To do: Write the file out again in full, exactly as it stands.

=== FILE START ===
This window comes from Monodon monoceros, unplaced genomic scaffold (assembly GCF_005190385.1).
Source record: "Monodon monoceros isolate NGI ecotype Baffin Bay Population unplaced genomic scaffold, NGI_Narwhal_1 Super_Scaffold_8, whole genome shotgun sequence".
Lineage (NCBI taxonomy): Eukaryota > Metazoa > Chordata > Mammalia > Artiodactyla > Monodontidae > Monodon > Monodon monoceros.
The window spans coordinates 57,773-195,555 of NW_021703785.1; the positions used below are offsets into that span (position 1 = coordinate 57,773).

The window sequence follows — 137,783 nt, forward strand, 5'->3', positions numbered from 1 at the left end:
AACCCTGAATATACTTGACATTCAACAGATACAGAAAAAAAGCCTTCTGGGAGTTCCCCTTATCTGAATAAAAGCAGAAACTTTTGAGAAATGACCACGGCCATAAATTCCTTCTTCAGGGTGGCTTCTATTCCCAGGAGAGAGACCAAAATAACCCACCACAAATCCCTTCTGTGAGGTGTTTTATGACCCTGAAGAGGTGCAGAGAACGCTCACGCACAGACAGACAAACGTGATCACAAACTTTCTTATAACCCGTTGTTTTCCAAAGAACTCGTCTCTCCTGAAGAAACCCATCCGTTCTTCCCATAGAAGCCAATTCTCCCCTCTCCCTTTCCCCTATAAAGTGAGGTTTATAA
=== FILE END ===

This window comes from Monodon monoceros, unplaced genomic scaffold (assembly GCF_005190385.1).
Source record: "Monodon monoceros isolate NGI ecotype Baffin Bay Population unplaced genomic scaffold, NGI_Narwhal_1 Super_Scaffold_8, whole genome shotgun sequence".
Lineage (NCBI taxonomy): Eukaryota > Metazoa > Chordata > Mammalia > Artiodactyla > Monodontidae > Monodon > Monodon monoceros.
The window spans coordinates 57,773-195,555 of NW_021703785.1; the positions used below are offsets into that span (position 1 = coordinate 57,773).

The window sequence follows — 137,783 nt, forward strand, 5'->3', positions numbered from 1 at the left end:
AACCCTGAATATACTTGACATTCAACAGATACAGAAAAAAAGCCTTCTGGGAGTTCCCCTTATCTGAATAAAAGCAGAAACTTTTGAGAAATGACCACGGCCATAAATTCCTTCTTCAGGGTGGCTTCTATTCCCAGGAGAGAGACCAAAATAACCCACCACAAATCCCTTCTGTGAGGTGTTTTATGACCCTGAAGAGGTGCAGAGAACGCTCACGCACAGACAGACAAACGTGATCACAAACTTTCTTATAACCCGTTGTTTTCCAAAGAACTCGTCTCTCCTGAAGAAACCCATCCGTTCTTCCCATAGAAGCCAATTCTCCCCTCTCCCTTTCCCCTATAAAGTGAGGTTTATAA